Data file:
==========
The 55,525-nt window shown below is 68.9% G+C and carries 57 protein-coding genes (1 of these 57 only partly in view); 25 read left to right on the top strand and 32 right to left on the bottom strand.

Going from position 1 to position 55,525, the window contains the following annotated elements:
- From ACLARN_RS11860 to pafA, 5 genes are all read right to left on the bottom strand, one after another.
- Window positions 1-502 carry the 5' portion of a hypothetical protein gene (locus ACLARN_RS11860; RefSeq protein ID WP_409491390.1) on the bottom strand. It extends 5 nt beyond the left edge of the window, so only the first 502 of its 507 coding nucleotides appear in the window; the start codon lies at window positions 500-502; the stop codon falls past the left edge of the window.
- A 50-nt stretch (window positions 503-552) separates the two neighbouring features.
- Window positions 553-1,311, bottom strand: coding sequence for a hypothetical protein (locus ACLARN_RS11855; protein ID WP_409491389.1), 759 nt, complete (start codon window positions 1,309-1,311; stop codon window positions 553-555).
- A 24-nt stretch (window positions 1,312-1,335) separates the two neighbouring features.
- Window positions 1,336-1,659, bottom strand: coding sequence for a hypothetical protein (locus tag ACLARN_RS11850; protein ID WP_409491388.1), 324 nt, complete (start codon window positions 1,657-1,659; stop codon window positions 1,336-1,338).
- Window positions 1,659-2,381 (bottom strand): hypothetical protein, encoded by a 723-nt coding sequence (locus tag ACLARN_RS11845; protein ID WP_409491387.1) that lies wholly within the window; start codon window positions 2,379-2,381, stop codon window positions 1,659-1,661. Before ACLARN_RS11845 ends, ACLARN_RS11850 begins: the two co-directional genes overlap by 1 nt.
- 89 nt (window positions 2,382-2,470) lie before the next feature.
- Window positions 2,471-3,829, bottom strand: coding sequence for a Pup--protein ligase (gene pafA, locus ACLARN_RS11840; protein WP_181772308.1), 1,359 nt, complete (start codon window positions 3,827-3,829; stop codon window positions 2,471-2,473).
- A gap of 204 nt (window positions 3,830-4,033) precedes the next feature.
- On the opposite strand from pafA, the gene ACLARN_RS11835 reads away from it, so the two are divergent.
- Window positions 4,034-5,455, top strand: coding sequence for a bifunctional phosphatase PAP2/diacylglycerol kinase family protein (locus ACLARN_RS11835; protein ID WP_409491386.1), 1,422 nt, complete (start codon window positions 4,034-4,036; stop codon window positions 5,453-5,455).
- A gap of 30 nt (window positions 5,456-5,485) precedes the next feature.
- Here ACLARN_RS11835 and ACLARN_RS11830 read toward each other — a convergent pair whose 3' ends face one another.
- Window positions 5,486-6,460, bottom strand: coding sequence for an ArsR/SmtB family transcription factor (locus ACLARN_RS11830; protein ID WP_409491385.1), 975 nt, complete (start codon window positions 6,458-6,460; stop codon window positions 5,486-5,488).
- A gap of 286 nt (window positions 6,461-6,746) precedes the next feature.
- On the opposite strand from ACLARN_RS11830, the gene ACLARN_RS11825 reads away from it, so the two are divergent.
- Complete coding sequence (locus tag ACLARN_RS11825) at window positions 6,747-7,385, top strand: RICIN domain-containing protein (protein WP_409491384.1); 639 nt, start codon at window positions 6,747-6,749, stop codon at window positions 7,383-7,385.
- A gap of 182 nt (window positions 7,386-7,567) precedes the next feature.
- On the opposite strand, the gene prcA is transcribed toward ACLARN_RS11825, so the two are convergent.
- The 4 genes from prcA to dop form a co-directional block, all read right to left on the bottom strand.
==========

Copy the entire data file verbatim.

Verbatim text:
The 55,525-nt window shown below is 68.9% G+C and carries 57 protein-coding genes (1 of these 57 only partly in view); 25 read left to right on the top strand and 32 right to left on the bottom strand.

Going from position 1 to position 55,525, the window contains the following annotated elements:
- From ACLARN_RS11860 to pafA, 5 genes are all read right to left on the bottom strand, one after another.
- Window positions 1-502 carry the 5' portion of a hypothetical protein gene (locus ACLARN_RS11860; RefSeq protein ID WP_409491390.1) on the bottom strand. It extends 5 nt beyond the left edge of the window, so only the first 502 of its 507 coding nucleotides appear in the window; the start codon lies at window positions 500-502; the stop codon falls past the left edge of the window.
- A 50-nt stretch (window positions 503-552) separates the two neighbouring features.
- Window positions 553-1,311, bottom strand: coding sequence for a hypothetical protein (locus ACLARN_RS11855; protein ID WP_409491389.1), 759 nt, complete (start codon window positions 1,309-1,311; stop codon window positions 553-555).
- A 24-nt stretch (window positions 1,312-1,335) separates the two neighbouring features.
- Window positions 1,336-1,659, bottom strand: coding sequence for a hypothetical protein (locus tag ACLARN_RS11850; protein ID WP_409491388.1), 324 nt, complete (start codon window positions 1,657-1,659; stop codon window positions 1,336-1,338).
- Window positions 1,659-2,381 (bottom strand): hypothetical protein, encoded by a 723-nt coding sequence (locus tag ACLARN_RS11845; protein ID WP_409491387.1) that lies wholly within the window; start codon window positions 2,379-2,381, stop codon window positions 1,659-1,661. Before ACLARN_RS11845 ends, ACLARN_RS11850 begins: the two co-directional genes overlap by 1 nt.
- 89 nt (window positions 2,382-2,470) lie before the next feature.
- Window positions 2,471-3,829, bottom strand: coding sequence for a Pup--protein ligase (gene pafA, locus ACLARN_RS11840; protein WP_181772308.1), 1,359 nt, complete (start codon window positions 3,827-3,829; stop codon window positions 2,471-2,473).
- A gap of 204 nt (window positions 3,830-4,033) precedes the next feature.
- On the opposite strand from pafA, the gene ACLARN_RS11835 reads away from it, so the two are divergent.
- Window positions 4,034-5,455, top strand: coding sequence for a bifunctional phosphatase PAP2/diacylglycerol kinase family protein (locus ACLARN_RS11835; protein ID WP_409491386.1), 1,422 nt, complete (start codon window positions 4,034-4,036; stop codon window positions 5,453-5,455).
- A gap of 30 nt (window positions 5,456-5,485) precedes the next feature.
- Here ACLARN_RS11835 and ACLARN_RS11830 read toward each other — a convergent pair whose 3' ends face one another.
- Window positions 5,486-6,460, bottom strand: coding sequence for an ArsR/SmtB family transcription factor (locus ACLARN_RS11830; protein ID WP_409491385.1), 975 nt, complete (start codon window positions 6,458-6,460; stop codon window positions 5,486-5,488).
- A gap of 286 nt (window positions 6,461-6,746) precedes the next feature.
- On the opposite strand from ACLARN_RS11830, the gene ACLARN_RS11825 reads away from it, so the two are divergent.
- Complete coding sequence (locus tag ACLARN_RS11825) at window positions 6,747-7,385, top strand: RICIN domain-containing protein (protein WP_409491384.1); 639 nt, start codon at window positions 6,747-6,749, stop codon at window positions 7,383-7,385.
- A gap of 182 nt (window positions 7,386-7,567) precedes the next feature.
- On the opposite strand, the gene prcA is transcribed toward ACLARN_RS11825, so the two are convergent.
- The 4 genes from prcA to dop form a co-directional block, all read right to left on the bottom strand.